CARE Chefs on Tour: A Coffee Conversation with Atlanta Chef Asha Gomez and Plant It Forward CEO Teresa O’Donnell


HOUSTON Sept. 22, 2014 – Chef Asha Gomez, a James Beard nominated chef and owner of Spice to Table in Atlanta, joined the poverty-fighting organization CARE last week in Houston to raise awareness about global hunger. Earlier this year, Asha traveled to Peru on a CARE Learning Tour to visit successful development programs that are empowering farmers and fighting hunger.

Naturally, it made sense to visit Plant It Forward, a Houston nonprofit that gives economically disadvantaged refugees an opportunity to become self-sufficient through growing, harvesting and selling produce from a sustainable urban farm within the city of Houston.

Each farm has the potential to generate a fair wage for a family of four while providing premium brand sustainably-grown produce to Houstonians. Plant It Forward secures the land, selects, trains and mentors farmers while establishing their own urban farms to sell under the Plant It Forward brand.

Asha had the chance to ask Teresa a few questions about Plant It Forward and their mission last week.

Chef Asha Gomez: What led you to actually get this organization started?

Theresa O’Donnell: My brother and I and my sister-in-law started a software company 25 years ago and about three years ago we decided we wanted to do something to give back to the community. I called a local refugee resettlement agency here. They invited me to go to an airport pick-up with them, to pick up a refugee family that was coming in from Africa. And so I went, and it was one of those seminal moments where it changed my heart.

AG: And how did the idea for Plant It Forward come about?

TO: There’s a local organization here called Urban Harvest, which is a nonprofit that helps start community gardens. One of the founders had written an article in the paper talking about market gardening and how he thought you could make a living farming small parcels of land in the city. I thought “hmm.” So I called the refugee resettlement agency and asked if the refugees are farmers and they said: “Yes, they’re all farmers.” So that’s how it got started.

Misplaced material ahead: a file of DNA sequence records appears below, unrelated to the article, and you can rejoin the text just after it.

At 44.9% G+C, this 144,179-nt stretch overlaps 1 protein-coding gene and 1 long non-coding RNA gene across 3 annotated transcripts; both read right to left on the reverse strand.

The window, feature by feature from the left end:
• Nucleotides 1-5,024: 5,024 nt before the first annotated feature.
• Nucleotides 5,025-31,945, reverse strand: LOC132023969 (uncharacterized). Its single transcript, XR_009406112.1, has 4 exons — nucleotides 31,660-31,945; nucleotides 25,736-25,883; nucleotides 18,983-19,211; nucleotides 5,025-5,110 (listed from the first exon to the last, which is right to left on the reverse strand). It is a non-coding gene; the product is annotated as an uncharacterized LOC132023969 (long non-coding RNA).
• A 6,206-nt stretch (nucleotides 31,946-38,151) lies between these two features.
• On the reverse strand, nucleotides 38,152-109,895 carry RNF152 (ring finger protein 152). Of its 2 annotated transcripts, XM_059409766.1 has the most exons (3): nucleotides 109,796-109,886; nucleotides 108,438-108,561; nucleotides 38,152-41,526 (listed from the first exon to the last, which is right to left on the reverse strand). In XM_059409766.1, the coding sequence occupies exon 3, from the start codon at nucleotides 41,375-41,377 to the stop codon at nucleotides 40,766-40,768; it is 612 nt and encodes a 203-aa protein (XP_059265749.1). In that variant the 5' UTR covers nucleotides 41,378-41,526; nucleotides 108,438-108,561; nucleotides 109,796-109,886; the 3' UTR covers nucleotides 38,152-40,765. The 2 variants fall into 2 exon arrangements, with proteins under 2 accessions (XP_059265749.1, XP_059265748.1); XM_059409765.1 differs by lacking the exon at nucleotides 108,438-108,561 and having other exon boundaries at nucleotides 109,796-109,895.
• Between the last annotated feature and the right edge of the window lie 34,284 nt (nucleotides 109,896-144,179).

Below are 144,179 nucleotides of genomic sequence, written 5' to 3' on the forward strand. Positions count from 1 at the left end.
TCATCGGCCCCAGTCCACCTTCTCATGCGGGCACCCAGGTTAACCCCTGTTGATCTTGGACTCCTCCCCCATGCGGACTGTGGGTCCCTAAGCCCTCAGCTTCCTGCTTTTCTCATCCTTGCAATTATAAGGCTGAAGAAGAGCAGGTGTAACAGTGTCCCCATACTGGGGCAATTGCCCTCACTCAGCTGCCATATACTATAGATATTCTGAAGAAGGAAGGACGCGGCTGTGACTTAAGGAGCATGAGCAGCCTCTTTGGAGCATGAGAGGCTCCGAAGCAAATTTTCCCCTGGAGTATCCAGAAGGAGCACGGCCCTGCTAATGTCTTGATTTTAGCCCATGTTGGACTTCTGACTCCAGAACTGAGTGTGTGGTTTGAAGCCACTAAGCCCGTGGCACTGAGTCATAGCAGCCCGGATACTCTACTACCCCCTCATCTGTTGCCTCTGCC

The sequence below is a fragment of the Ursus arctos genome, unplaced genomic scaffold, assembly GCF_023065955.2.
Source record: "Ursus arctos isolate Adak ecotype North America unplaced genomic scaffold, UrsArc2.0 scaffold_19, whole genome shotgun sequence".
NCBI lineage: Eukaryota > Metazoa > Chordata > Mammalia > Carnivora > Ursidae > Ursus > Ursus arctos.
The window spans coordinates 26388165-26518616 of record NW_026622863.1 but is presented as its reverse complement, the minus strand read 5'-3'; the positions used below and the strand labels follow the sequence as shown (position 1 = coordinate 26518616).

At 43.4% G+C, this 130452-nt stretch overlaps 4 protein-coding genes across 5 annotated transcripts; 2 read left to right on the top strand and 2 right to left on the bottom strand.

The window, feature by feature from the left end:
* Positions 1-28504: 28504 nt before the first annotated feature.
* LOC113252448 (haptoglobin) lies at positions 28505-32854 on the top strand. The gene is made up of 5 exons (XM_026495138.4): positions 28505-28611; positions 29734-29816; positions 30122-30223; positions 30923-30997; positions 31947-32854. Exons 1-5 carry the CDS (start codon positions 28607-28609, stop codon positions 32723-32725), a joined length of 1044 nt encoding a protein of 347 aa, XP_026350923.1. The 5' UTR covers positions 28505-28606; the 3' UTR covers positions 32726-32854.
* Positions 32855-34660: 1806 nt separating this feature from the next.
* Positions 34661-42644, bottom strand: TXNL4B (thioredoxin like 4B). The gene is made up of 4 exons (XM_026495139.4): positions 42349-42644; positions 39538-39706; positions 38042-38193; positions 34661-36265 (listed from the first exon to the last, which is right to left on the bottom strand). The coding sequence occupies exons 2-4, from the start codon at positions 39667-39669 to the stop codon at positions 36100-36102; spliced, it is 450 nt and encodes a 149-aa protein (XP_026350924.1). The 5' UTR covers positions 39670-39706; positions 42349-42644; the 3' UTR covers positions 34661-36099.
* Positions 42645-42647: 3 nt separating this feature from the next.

AG: So what were the first few years like for Plant it Forward?

TO: A church leased us three acres and we decided we would build out an acre and see if we could actually generate enough money for somebody to make a living. When they leased us the land, they also introduced us to 14 Congolese refugees, so they were our first training class. I hired a couple people who had been gardening in Houston for about 20 years to be the farm trainers and farm manager; I’ve never farmed. So we built out that acre of land and we made $50,000 that first year. And when we figured out it would work, we just started building more farms.


AG: And where do the farmers sell?

TO: They’re making all their income right now from CSAs (community supported agriculture). They each have about 30 customers that they deliver to every week. So then we can really enhance their income by adding local chefs to the mix.


AG: How closely do you work with your local chefs and restaurants right now?


TO: I have a grant out now so I can get a warehouse manager to take produce from the various farms and fulfill orders to the chefs. Our vision is that a chef will lease a portion of a farm and those farmers will grow only for that chef. And then the chefs will get all the produce off of that.


AG: And so the aim is really geared toward your refugee community here?


TO: Yes, it is. It’s a nice thing that we introduce local food to the community, but our main purpose is to provide a living wage to the farmers.